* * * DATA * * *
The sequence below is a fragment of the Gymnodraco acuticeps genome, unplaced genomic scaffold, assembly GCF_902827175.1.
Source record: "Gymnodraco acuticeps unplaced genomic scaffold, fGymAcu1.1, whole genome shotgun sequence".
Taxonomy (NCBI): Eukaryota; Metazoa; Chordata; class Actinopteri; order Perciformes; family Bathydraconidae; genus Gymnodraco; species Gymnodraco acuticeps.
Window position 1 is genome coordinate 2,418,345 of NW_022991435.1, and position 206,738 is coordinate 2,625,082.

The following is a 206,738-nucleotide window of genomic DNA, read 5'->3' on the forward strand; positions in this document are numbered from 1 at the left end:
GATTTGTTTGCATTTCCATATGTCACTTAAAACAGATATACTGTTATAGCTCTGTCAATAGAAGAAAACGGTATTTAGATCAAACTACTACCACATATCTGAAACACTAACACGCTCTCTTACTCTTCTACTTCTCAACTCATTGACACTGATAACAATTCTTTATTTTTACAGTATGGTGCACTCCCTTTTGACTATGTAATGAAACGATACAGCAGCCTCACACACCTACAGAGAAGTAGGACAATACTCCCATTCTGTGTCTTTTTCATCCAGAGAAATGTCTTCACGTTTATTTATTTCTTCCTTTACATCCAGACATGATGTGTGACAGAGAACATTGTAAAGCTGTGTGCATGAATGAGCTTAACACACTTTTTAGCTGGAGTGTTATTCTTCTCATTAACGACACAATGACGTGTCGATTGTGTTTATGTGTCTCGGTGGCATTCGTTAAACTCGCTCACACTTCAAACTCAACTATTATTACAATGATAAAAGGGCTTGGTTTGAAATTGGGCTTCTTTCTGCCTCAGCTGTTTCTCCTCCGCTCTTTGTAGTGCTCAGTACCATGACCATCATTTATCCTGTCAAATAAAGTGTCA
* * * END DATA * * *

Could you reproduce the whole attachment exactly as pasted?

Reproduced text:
The sequence below is a fragment of the Gymnodraco acuticeps genome, unplaced genomic scaffold, assembly GCF_902827175.1.
Source record: "Gymnodraco acuticeps unplaced genomic scaffold, fGymAcu1.1, whole genome shotgun sequence".
Taxonomy (NCBI): Eukaryota; Metazoa; Chordata; class Actinopteri; order Perciformes; family Bathydraconidae; genus Gymnodraco; species Gymnodraco acuticeps.
Window position 1 is genome coordinate 2,418,345 of NW_022991435.1, and position 206,738 is coordinate 2,625,082.

The following is a 206,738-nucleotide window of genomic DNA, read 5'->3' on the forward strand; positions in this document are numbered from 1 at the left end:
GATTTGTTTGCATTTCCATATGTCACTTAAAACAGATATACTGTTATAGCTCTGTCAATAGAAGAAAACGGTATTTAGATCAAACTACTACCACATATCTGAAACACTAACACGCTCTCTTACTCTTCTACTTCTCAACTCATTGACACTGATAACAATTCTTTATTTTTACAGTATGGTGCACTCCCTTTTGACTATGTAATGAAACGATACAGCAGCCTCACACACCTACAGAGAAGTAGGACAATACTCCCATTCTGTGTCTTTTTCATCCAGAGAAATGTCTTCACGTTTATTTATTTCTTCCTTTACATCCAGACATGATGTGTGACAGAGAACATTGTAAAGCTGTGTGCATGAATGAGCTTAACACACTTTTTAGCTGGAGTGTTATTCTTCTCATTAACGACACAATGACGTGTCGATTGTGTTTATGTGTCTCGGTGGCATTCGTTAAACTCGCTCACACTTCAAACTCAACTATTATTACAATGATAAAAGGGCTTGGTTTGAAATTGGGCTTCTTTCTGCCTCAGCTGTTTCTCCTCCGCTCTTTGTAGTGCTCAGTACCATGACCATCATTTATCCTGTCAAATAAAGTGTCA